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Lili

Mixed Breed

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“7 pounds of shyness, multi-colored and beautiful, gorgeous full tail”

This dog has been viewed 2179 times and been given 28 wags

Genetic Breed Result

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Mixed Breed

60.8% Chihuahua
39.2% Havanese
Chihuahua Chihuahua
Chihuahuas have a huge personality that defies their tiny frame, known to be highly active and intelligent canines.
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Havanese Havanese
Havanese dogs are entertaining, affectionate and loyal companions, making this well-rounded canine the ideal family pet.
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Genetic Stats

Wolfiness: 1.4 % MEDIUM Learn More
Predicted Adult Weight: 9 lbs Learn More
Genetic Age: 70 human years Learn More

Breed Mix Matches

Explore other Embark dogs who have breed mixes that are similar to Lili’s.
A Mix Match of 100 means they are the exact same breed mix!

DNA Breed Origins

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Breed colors:
Chihuahua
Havanese

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Family tree

Maternal Haplotype

Paternal Haplotype

Would you like more information? Have you found a lost dog wearing an Embark dog tag? You can contact us at:

 
Family Tree From Embark PARENTS GRANDPARENTS GREAT GRANDPARENTS Chihuahua Havanese mix Chihuahua Chihuahua Havanese Havanese / Chihuahua mix Chihuahua Chihuahua Chihuahua Chihuahua Havanese Havanese Havanese Chihuahua
Explore by tapping the parents and grandparents.

Our algorithms predict this is the most likely family tree to explain Lili’s breed mix, but this family tree may not be the only possible one.

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Maternal Haplotype

Paternal Haplotype

Through Lili’s mitochondrial DNA we can trace her mother’s ancestry back to where dogs and people first became friends. This map helps you visualize the routes that her ancestors took to your home. Their story is described below the map.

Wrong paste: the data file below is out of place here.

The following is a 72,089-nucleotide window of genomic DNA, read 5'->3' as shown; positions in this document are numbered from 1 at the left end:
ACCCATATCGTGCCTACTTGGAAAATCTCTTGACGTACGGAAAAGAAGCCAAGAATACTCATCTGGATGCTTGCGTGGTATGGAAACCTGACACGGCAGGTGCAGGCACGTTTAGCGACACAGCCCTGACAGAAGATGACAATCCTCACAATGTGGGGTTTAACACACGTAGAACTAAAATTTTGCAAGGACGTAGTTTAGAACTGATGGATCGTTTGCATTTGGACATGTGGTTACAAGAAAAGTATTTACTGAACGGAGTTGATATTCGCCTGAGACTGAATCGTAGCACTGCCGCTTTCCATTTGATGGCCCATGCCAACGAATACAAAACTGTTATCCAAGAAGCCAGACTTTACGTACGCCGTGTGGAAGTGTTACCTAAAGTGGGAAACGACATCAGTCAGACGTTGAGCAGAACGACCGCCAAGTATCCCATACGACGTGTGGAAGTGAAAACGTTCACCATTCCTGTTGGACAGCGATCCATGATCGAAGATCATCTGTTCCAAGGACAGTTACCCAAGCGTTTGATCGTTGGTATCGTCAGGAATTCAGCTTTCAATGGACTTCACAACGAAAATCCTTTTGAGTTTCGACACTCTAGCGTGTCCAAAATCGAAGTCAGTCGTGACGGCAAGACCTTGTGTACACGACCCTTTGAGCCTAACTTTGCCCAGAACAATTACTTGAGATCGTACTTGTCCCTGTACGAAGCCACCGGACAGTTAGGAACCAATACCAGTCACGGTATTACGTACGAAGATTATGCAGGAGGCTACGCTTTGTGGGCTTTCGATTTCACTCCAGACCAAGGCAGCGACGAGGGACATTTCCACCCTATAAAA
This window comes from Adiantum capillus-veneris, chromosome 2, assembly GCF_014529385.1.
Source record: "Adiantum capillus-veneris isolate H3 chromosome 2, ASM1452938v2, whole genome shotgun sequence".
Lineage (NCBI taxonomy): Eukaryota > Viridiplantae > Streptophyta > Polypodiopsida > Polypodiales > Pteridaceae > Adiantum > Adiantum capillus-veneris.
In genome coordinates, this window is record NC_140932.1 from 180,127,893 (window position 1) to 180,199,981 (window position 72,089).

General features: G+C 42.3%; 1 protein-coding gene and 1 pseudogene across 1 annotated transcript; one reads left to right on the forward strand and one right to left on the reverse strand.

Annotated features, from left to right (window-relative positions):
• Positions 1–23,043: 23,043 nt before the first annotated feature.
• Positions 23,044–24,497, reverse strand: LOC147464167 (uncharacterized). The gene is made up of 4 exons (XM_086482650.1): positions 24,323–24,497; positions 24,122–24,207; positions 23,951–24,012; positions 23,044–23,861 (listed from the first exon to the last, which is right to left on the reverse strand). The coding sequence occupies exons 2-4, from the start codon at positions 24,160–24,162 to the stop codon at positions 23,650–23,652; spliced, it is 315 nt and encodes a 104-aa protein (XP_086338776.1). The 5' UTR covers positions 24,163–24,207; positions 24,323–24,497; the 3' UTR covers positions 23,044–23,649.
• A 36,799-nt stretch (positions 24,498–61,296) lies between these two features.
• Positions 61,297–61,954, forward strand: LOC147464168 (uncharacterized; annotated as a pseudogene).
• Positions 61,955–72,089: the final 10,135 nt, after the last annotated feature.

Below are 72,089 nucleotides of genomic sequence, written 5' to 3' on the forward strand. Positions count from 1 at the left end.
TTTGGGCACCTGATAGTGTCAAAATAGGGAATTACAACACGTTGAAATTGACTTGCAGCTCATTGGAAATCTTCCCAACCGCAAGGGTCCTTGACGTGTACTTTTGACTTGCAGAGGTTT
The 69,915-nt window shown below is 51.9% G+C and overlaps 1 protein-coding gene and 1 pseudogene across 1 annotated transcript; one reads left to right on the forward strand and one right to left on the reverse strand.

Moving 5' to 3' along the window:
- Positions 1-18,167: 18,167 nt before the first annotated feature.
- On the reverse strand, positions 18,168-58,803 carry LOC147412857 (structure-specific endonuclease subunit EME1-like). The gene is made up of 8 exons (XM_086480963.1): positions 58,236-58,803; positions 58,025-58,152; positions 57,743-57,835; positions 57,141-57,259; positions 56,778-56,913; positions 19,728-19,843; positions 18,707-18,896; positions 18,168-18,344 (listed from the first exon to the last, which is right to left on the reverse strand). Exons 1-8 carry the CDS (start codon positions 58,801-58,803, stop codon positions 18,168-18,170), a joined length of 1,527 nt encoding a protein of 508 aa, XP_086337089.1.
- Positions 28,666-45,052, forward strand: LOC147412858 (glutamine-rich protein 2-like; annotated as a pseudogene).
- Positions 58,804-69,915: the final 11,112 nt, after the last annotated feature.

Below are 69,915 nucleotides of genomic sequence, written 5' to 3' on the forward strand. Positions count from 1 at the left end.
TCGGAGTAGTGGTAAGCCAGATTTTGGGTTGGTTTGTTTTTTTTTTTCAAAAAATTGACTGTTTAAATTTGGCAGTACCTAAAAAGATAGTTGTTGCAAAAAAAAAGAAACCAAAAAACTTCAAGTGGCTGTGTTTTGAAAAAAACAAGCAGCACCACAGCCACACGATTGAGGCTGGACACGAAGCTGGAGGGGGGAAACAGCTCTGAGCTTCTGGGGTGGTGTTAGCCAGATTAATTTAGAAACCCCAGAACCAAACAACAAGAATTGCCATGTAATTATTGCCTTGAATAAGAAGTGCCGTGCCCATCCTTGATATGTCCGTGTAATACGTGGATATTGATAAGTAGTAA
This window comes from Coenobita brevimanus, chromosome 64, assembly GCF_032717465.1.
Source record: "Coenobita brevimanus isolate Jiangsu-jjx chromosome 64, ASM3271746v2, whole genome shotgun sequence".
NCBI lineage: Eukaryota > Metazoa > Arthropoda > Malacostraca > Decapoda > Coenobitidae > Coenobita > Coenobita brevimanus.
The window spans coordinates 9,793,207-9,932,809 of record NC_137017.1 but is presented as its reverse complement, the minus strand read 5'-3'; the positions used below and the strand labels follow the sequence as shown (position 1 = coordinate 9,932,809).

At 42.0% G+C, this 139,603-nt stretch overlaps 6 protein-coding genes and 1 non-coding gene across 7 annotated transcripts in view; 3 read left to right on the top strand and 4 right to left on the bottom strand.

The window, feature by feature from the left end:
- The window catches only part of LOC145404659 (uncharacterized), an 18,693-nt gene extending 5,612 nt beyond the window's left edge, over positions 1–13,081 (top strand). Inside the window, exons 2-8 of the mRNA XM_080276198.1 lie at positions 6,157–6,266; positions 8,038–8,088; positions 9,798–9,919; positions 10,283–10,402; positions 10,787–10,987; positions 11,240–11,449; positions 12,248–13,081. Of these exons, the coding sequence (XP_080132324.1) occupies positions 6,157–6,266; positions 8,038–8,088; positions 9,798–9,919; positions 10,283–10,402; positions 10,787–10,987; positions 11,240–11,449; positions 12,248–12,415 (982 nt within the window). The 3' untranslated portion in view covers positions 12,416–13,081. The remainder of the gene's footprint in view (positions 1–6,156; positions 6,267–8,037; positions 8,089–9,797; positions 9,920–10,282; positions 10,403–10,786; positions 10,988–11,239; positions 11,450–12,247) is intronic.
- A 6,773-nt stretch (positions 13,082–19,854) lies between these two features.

Haplogroup

A1b

Haplotype

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Map

A1b

Lili’s Haplogroup

This female lineage was very likely one of the original lineages in the wolves that were first domesticated into dogs in Central Asia about 15,000 years ago. Since then, the lineage has been very successful and travelled the globe! Dogs from this group are found in ancient Bronze Age fossils in the Middle East and southern Europe. By the end of the Bronze Age, it became exceedingly common in Europe. These dogs later became many of the dogs that started some of today's most popular breeds, like German Shepherds, Pugs, Whippets, English Sheepdogs and Miniature Schnauzers. During the period of European colonization, the lineage became even more widespread as European dogs followed their owners to far-flung places like South America and Oceania. It's now found in many popular breeds as well as village dogs across the world!

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Lili’s Haplotype

Part of the large A1b haplogroup, we see this haplotype in village dogs in over 25 countries across the world. We have detected this haplotype in lots of breeds, and it occurs most commonly in German Shepherd Dogs, Maltese, English Springer Spaniels, and English Setters.

Some other Embark dogs with this haplotype:

A1b is the most common haplogroup found in German Shepherds.

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Family tree

Paternal Haplotype

This 'Paternal Haplotype' tab is for deep ancestral lineage going back thousands of years.

For recent ancestry—"What breeds did my dog inherit from her mom and dad?"—please refer to the Breed, Family Tree, or Summary tab.

The Paternal Haplotype refers to a dog’s deep ancestral lineage stretching back thousands of years, before there were any distinct breeds of dog. We determine the Paternal Haplotype by looking at a dog’s Y-chromosome—but not all dogs have Y-chromosomes!

Why can’t we show Paternal Haplotype results for female dogs?

All dogs have two sex chromosomes. Female dogs have two X-chromosomes (XX) and male dogs have one X-chromosome and one Y-chromosome (XY). When having offspring, female (XX) dogs always pass an X-chromosome to their puppy. Male (XY) dogs can pass either an X or a Y-chromosome—if the puppy receives an X-chromosome from its father then it will be a female (XX) puppy and if it receives a Y-chromosome then it will be a male (XY) puppy. As you can see, Y-chromosomes are passed down from a male dog only to its male offspring.

Since Lili is a female (XX) dog, she has no Y-chromosome for us to analyze and determine a paternal haplotype.

Explore:

Family tree

Maternal Haplotype